Thearticles presented above, though based on different objectives,provide the following input towards the use of technology for adulteducation. Firstly, there is an agreement that the use of technologycould be a vital contribution toward ensuring better delivery ofcontent to adult learners. Additionally, there is a consensus thatthe greatest challenge hindering the use of technology as a tool foradult education is the fact that there is some disconnect between thelearners and the tools supposed to be used to utilize it. Lastly, allauthors agree that the utilization of this new platform will beimproved significantly if the introduction of technology in adulteducation with be supplemented by structures meant to ensure thesemembers of the society have the technical knowhow to manipulate thetools to their advantage.
Theabove similarities noted, there are also some differences. Firstly,the authors differ in the manner through which technology should beapplied in adult education. Though two of them favour technologythrough a curriculum availed through computers, the third authorproposes the use of social media websites as a way of utilizing thistool for adult education. Secondly, the articles differ in regards tothe role of the instructor in the utilization of this platform. Twoof the articles agree that the instructor should be there to providecontinued guidance to the learners on how to use technological toolsto enhance education for senior citizens. However, the third authorpresents the tutor as one of the participants in the group, and thislimits his/her ability to offer guidance. Lastly, the articles differin regards to assumptions made. Two articles present their casesunder the assumptions that adult learners are completely out of touchwith technological appliances and thus have to be taught on how touse them. However, the third article assumes that all students areconversant with social media and thus can be used a learningplatform.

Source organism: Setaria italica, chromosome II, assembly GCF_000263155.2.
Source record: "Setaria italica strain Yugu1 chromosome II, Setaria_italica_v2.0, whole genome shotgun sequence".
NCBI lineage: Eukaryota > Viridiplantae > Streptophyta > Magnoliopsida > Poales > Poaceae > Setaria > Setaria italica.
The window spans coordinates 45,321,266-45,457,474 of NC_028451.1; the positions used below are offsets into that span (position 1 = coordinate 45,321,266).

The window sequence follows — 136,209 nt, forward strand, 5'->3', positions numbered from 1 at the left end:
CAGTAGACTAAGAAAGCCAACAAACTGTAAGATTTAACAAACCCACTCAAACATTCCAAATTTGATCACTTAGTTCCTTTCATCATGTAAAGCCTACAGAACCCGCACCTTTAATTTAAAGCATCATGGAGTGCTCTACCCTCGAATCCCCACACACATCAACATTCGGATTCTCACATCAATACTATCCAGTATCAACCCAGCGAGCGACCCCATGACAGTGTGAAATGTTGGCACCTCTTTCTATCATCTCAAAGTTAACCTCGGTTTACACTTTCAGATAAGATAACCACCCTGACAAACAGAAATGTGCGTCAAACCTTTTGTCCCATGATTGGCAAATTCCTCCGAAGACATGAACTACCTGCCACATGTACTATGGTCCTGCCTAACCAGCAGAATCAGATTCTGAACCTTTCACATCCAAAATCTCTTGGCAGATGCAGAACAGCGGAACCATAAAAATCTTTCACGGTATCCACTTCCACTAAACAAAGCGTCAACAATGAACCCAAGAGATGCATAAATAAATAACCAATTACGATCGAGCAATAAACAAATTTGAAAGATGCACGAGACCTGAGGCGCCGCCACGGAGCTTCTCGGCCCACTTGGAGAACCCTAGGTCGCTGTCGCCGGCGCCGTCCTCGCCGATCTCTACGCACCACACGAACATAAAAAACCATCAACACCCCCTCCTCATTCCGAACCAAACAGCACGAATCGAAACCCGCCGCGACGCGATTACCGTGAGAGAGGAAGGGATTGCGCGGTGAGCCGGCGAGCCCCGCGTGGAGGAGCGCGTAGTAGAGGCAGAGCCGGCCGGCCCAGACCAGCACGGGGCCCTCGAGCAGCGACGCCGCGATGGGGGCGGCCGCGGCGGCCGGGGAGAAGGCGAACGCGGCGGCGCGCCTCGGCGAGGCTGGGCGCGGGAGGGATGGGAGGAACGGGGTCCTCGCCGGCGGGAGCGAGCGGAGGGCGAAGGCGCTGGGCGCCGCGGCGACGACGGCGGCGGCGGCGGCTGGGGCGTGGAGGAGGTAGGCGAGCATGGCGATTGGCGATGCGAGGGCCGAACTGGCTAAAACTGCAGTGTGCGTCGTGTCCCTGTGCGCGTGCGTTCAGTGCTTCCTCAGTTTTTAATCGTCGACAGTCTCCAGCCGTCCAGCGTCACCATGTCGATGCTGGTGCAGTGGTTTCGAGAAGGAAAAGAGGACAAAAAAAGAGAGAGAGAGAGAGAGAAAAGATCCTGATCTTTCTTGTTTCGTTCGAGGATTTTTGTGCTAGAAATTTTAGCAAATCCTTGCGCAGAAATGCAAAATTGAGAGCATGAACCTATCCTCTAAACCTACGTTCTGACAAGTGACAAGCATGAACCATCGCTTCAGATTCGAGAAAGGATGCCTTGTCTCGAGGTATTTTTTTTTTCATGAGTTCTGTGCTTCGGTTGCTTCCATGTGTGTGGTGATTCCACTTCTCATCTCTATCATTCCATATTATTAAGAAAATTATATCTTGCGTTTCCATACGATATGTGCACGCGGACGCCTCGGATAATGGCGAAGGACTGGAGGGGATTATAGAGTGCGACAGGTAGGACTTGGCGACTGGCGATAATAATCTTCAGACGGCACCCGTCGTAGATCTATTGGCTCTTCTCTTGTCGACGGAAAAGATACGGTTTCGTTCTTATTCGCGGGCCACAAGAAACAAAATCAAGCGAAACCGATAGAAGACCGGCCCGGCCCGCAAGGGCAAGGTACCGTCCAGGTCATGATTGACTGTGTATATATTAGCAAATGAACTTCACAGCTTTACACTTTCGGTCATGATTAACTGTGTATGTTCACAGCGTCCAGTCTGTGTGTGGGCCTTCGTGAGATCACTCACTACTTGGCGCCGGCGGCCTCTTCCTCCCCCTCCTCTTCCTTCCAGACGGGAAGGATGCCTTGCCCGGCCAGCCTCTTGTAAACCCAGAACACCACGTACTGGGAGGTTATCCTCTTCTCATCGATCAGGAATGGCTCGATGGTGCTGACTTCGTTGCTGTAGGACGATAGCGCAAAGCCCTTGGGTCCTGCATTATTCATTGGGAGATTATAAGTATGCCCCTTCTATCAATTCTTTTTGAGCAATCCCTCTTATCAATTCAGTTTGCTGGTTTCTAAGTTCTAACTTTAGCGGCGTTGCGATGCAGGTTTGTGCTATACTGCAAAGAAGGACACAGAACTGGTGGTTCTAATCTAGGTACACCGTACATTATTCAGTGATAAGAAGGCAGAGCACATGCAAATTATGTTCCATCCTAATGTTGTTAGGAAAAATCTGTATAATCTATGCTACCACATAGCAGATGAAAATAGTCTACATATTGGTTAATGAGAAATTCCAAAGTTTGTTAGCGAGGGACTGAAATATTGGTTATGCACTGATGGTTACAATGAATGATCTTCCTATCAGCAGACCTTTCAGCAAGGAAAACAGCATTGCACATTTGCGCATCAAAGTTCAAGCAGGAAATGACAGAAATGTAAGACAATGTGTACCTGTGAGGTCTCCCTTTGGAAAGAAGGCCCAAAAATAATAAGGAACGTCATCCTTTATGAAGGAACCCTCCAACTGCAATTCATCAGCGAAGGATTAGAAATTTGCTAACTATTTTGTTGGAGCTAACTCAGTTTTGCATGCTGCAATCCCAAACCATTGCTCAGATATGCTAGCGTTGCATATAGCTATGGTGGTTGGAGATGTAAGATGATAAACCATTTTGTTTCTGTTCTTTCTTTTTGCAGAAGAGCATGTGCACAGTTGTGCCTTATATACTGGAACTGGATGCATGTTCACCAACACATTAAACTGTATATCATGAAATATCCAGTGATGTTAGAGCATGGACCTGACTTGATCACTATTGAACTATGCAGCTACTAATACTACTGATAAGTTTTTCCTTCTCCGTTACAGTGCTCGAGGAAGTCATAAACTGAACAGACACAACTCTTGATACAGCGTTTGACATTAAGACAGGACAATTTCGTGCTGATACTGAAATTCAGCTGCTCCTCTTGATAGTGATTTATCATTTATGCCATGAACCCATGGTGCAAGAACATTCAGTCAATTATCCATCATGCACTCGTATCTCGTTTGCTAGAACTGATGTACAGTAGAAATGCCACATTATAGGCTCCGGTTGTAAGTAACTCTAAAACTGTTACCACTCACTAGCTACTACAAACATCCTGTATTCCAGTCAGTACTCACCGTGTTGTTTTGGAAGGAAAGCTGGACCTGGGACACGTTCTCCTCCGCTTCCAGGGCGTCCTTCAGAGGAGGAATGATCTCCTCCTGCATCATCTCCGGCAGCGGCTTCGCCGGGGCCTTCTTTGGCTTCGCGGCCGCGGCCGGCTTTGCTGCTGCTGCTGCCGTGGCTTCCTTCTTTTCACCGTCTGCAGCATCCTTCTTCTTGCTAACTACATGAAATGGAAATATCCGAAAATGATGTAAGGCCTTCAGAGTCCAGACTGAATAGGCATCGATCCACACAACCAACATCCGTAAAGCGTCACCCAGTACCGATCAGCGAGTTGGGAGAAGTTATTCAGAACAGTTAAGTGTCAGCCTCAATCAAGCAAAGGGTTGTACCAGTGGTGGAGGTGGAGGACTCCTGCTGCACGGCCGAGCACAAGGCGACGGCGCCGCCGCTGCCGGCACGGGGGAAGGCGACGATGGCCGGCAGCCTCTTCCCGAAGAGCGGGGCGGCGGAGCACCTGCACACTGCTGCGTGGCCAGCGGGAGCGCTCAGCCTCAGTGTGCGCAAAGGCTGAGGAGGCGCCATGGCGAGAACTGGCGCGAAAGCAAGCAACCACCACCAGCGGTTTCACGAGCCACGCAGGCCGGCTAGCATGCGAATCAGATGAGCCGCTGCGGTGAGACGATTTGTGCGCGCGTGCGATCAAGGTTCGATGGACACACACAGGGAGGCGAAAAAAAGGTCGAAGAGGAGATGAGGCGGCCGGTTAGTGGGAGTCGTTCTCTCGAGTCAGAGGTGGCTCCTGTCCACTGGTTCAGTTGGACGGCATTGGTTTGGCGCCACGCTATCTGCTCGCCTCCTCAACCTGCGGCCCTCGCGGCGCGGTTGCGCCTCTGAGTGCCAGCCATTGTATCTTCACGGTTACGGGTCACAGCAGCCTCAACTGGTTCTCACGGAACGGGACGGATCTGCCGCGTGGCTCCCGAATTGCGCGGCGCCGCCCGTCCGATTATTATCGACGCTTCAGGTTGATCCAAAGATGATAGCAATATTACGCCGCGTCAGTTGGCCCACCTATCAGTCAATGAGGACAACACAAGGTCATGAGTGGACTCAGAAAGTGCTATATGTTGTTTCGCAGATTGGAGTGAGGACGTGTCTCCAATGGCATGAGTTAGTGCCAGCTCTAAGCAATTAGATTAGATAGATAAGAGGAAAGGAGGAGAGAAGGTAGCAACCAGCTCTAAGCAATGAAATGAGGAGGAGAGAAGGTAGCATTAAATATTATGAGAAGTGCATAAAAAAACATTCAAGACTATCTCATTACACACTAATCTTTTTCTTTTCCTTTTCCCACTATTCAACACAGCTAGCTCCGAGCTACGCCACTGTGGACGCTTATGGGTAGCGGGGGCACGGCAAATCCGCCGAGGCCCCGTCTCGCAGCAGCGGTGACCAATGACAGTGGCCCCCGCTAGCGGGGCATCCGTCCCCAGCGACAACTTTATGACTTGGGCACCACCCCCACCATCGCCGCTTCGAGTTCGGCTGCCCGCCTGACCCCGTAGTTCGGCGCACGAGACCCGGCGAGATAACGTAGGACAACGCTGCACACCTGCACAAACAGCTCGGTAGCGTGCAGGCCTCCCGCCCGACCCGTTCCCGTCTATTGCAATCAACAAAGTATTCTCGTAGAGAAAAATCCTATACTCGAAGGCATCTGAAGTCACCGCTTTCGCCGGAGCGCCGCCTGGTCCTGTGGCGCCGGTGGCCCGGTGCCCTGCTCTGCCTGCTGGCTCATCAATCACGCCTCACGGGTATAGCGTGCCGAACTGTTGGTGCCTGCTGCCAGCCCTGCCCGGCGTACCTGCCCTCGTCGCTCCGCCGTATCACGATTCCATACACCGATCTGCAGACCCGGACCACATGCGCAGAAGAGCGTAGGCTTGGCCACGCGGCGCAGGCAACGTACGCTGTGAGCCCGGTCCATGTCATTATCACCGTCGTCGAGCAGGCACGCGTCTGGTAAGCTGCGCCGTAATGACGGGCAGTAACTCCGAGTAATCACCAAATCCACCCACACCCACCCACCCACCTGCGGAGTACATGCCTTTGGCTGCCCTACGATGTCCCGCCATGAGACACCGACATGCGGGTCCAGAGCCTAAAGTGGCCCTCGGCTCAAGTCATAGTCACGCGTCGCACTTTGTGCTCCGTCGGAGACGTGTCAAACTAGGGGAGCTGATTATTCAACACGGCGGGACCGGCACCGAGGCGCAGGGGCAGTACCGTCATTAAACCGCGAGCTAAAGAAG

Fromthe above discussion, it is evident that technology should be used toenhance learning in adult education. Thus, it is important for allinterested parties who are involved in providing senior citizens withlearning opportunities to incorporate this tool as it will guaranteebetter results.
Barnard,Y., Bradley, M. D., Hodgson, F., & Lloyd, A. D. (2013). Learningto use new technologies by older adults: Perceived difficulties,experimentation behavior, and usability. Computers in Human Behavior,29(4), 1715-1724.
Johnson,M. (2011). Adult Learners and Technology: How to deliver effectiveinstruction and overcome barriers to learning. Retrieved fromhttp://www. Umsl. Edu/$wilmarthp/modla-links-2011/Adult-Learners-And-Technology. pdf.
Wang,Q., Woo, H. L., Quek, C. L., Yang, Y., & Liu, M. (2012). Usingthe Facebook group as a learning management system: An exploratorystudy. British Journal of Educational Technology, 43(3), 428-438.